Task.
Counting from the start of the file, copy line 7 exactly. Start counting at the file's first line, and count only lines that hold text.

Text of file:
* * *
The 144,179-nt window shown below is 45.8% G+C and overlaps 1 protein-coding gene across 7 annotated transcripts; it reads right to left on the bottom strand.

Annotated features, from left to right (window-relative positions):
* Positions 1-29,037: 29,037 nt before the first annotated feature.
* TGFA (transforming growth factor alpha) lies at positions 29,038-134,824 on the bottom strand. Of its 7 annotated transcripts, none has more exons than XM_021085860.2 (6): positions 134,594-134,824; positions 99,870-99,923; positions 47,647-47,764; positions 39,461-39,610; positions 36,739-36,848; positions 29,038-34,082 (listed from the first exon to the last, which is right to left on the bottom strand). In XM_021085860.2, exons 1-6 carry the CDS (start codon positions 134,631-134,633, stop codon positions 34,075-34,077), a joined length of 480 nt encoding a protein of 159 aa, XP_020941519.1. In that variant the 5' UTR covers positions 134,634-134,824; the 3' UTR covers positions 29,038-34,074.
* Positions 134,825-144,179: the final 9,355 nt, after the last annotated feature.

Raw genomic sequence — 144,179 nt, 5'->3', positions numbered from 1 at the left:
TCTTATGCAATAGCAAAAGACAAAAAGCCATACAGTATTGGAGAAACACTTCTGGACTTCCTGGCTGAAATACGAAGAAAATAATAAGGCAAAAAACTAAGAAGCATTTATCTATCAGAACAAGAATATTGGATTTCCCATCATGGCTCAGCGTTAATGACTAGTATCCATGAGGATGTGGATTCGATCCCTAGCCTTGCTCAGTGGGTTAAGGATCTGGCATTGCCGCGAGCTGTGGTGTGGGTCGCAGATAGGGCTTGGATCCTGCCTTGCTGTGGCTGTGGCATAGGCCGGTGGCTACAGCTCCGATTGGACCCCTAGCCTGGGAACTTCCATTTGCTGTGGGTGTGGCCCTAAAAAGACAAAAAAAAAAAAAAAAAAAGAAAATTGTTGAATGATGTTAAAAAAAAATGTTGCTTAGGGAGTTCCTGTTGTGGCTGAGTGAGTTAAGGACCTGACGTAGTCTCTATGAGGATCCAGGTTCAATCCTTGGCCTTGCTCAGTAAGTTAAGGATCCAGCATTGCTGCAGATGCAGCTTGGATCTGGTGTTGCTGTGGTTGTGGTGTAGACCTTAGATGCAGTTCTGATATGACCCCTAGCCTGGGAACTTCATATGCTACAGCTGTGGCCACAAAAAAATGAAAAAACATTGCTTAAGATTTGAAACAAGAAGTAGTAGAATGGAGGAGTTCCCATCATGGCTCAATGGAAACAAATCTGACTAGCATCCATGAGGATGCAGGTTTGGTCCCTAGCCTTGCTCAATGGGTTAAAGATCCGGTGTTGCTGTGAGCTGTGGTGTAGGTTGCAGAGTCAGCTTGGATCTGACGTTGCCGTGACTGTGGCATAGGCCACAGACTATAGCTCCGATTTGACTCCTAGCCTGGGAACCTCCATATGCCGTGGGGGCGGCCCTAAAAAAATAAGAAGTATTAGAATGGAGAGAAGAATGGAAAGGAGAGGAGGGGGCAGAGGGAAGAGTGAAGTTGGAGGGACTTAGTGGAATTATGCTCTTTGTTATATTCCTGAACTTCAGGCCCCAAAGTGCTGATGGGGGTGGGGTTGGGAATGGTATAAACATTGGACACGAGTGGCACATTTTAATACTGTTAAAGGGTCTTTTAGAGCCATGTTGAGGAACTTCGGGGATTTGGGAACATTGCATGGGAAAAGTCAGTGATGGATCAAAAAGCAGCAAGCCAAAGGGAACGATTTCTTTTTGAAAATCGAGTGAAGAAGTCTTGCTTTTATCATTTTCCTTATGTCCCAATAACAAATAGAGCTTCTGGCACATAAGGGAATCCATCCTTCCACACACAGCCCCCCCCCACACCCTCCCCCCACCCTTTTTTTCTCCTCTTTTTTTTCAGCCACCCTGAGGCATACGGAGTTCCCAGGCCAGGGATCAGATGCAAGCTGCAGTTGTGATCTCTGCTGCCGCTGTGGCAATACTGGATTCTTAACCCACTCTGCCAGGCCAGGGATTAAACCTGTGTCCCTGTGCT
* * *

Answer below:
TCTTATGCAATAGCAAAAGACAAAAAGCCATACAGTATTGGAGAAACACTTCTGGACTTCCTGGCTGAAATACGAAGAAAATAATAAGGCAAAAAACTAAGAAGCATTTATCTATCAGAACAAGAATATTGGATTTCCCATCATGGCTCAGCGTTAATGACTAGTATCCATGAGGATGTGGATTCGATCCCTAGCCTTGCTCAGTGGGTTAAGGATCTGGCATTGCCGCGAGCTGTGGTGTGGGTCGCAGATAGGGCTTGGATCCTGCCTTGCTGTGGCTGTGGCATAGGCCGGTGGCTACAGCTCCGATTGGACCCCTAGCCTGGGAACTTCCATTTGCTGTGGGTGTGGCCCTAAAAAGACAAAAAAAAAAAAAAAAAAAGAAAATTGTTGAATGATGTTAAAAAAAAATGTTGCTTAGGGAGTTCCTGTTGTGGCTGAGTGAGTTAAGGACCTGACGTAGTCTCTATGAGGATCCAGGTTCAATCCTTGGCCTTGCTCAGTAAGTTAAGGATCCAGCATTGCTGCAGATGCAGCTTGGATCTGGTGTTGCTGTGGTTGTGGTGTAGACCTTAGATGCAGTTCTGATATGACCCCTAGCCTGGGAACTTCATATGCTACAGCTGTGGCCACAAAAAAATGAAAAAACATTGCTTAAGATTTGAAACAAGAAGTAGTAGAATGGAGGAGTTCCCATCATGGCTCAATGGAAACAAATCTGACTAGCATCCATGAGGATGCAGGTTTGGTCCCTAGCCTTGCTCAATGGGTTAAAGATCCGGTGTTGCTGTGAGCTGTGGTGTAGGTTGCAGAGTCAGCTTGGATCTGACGTTGCCGTGACTGTGGCATAGGCCACAGACTATAGCTCCGATTTGACTCCTAGCCTGGGAACCTCCATATGCCGTGGGGGCGGCCCTAAAAAAATAAGAAGTATTAGAATGGAGAGAAGAATGGAAAGGAGAGGAGGGGGCAGAGGGAAGAGTGAAGTTGGAGGGACTTAGTGGAATTATGCTCTTTGTTATATTCCTGAACTTCAGGCCCCAAAGTGCTGATGGGGGTGGGGTTGGGAATGGTATAAACATTGGACACGAGTGGCACATTTTAATACTGTTAAAGGGTCTTTTAGAGCCATGTTGAGGAACTTCGGGGATTTGGGAACATTGCATGGGAAAAGTCAGTGATGGATCAAAAAGCAGCAAGCCAAAGGGAACGATTTCTTTTTGAAAATCGAGTGAAGAAGTCTTGCTTTTATCATTTTCCTTATGTCCCAATAACAAATAGAGCTTCTGGCACATAAGGGAATCCATCCTTCCACACACAGCCCCCCCCCACACCCTCCCCCCACCCTTTTTTTCTCCTCTTTTTTTTCAGCCACCCTGAGGCATACGGAGTTCCCAGGCCAGGGATCAGATGCAAGCTGCAGTTGTGATCTCTGCTGCCGCTGTGGCAATACTGGATTCTTAACCCACTCTGCCAGGCCAGGGATTAAACCTGTGTCCCTGTGCT